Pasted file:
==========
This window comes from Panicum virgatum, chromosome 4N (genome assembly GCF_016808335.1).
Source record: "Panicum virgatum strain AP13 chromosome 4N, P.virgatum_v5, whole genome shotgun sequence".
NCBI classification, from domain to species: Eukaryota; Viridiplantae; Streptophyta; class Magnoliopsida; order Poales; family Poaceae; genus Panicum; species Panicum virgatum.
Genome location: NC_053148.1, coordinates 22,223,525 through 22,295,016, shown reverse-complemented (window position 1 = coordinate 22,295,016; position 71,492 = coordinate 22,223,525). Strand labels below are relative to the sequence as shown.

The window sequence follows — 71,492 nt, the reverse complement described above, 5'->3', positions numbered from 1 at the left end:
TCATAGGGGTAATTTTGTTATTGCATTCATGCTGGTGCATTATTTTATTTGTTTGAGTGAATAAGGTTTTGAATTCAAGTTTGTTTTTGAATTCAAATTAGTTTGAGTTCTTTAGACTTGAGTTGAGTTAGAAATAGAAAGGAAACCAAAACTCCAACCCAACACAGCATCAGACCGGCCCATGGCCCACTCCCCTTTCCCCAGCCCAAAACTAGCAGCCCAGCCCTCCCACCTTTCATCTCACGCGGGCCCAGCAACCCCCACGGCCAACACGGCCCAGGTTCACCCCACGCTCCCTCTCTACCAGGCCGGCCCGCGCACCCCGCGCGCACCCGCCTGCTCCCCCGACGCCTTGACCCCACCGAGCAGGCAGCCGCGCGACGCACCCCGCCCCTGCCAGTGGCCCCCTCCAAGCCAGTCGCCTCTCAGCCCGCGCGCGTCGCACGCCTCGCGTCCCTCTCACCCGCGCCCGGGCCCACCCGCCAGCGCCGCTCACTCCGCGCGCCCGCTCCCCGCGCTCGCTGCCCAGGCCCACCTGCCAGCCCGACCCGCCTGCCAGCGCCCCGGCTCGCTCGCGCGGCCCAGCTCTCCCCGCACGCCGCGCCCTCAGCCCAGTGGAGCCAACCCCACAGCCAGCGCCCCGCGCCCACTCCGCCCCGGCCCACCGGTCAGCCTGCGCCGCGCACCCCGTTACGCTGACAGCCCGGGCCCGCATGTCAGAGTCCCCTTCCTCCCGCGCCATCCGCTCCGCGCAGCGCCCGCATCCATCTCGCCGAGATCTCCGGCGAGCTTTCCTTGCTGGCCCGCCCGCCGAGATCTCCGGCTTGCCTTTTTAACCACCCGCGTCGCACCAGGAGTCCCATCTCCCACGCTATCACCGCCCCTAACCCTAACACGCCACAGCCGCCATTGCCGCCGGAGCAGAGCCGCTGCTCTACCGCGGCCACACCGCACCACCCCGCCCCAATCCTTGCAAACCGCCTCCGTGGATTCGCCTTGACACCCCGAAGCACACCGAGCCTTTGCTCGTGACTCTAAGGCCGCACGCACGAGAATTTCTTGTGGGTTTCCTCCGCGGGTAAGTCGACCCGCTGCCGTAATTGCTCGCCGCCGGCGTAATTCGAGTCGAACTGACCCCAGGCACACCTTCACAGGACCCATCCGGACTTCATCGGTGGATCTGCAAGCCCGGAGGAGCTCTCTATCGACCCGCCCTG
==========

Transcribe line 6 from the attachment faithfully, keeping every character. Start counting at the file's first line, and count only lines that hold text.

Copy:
TCATAGGGGTAATTTTGTTATTGCATTCATGCTGGTGCATTATTTTATTTGTTTGAGTGAATAAGGTTTTGAATTCAAGTTTGTTTTTGAATTCAAATTAGTTTGAGTTCTTTAGACTTGAGTTGAGTTAGAAATAGAAAGGAAACCAAAACTCCAACCCAACACAGCATCAGACCGGCCCATGGCCCACTCCCCTTTCCCCAGCCCAAAACTAGCAGCCCAGCCCTCCCACCTTTCATCTCACGCGGGCCCAGCAACCCCCACGGCCAACACGGCCCAGGTTCACCCCACGCTCCCTCTCTACCAGGCCGGCCCGCGCACCCCGCGCGCACCCGCCTGCTCCCCCGACGCCTTGACCCCACCGAGCAGGCAGCCGCGCGACGCACCCCGCCCCTGCCAGTGGCCCCCTCCAAGCCAGTCGCCTCTCAGCCCGCGCGCGTCGCACGCCTCGCGTCCCTCTCACCCGCGCCCGGGCCCACCCGCCAGCGCCGCTCACTCCGCGCGCCCGCTCCCCGCGCTCGCTGCCCAGGCCCACCTGCCAGCCCGACCCGCCTGCCAGCGCCCCGGCTCGCTCGCGCGGCCCAGCTCTCCCCGCACGCCGCGCCCTCAGCCCAGTGGAGCCAACCCCACAGCCAGCGCCCCGCGCCCACTCCGCCCCGGCCCACCGGTCAGCCTGCGCCGCGCACCCCGTTACGCTGACAGCCCGGGCCCGCATGTCAGAGTCCCCTTCCTCCCGCGCCATCCGCTCCGCGCAGCGCCCGCATCCATCTCGCCGAGATCTCCGGCGAGCTTTCCTTGCTGGCCCGCCCGCCGAGATCTCCGGCTTGCCTTTTTAACCACCCGCGTCGCACCAGGAGTCCCATCTCCCACGCTATCACCGCCCCTAACCCTAACACGCCACAGCCGCCATTGCCGCCGGAGCAGAGCCGCTGCTCTACCGCGGCCACACCGCACCACCCCGCCCCAATCCTTGCAAACCGCCTCCGTGGATTCGCCTTGACACCCCGAAGCACACCGAGCCTTTGCTCGTGACTCTAAGGCCGCACGCACGAGAATTTCTTGTGGGTTTCCTCCGCGGGTAAGTCGACCCGCTGCCGTAATTGCTCGCCGCCGGCGTAATTCGAGTCGAACTGACCCCAGGCACACCTTCACAGGACCCATCCGGACTTCATCGGTGGATCTGCAAGCCCGGAGGAGCTCTCTATCGACCCGCCCTG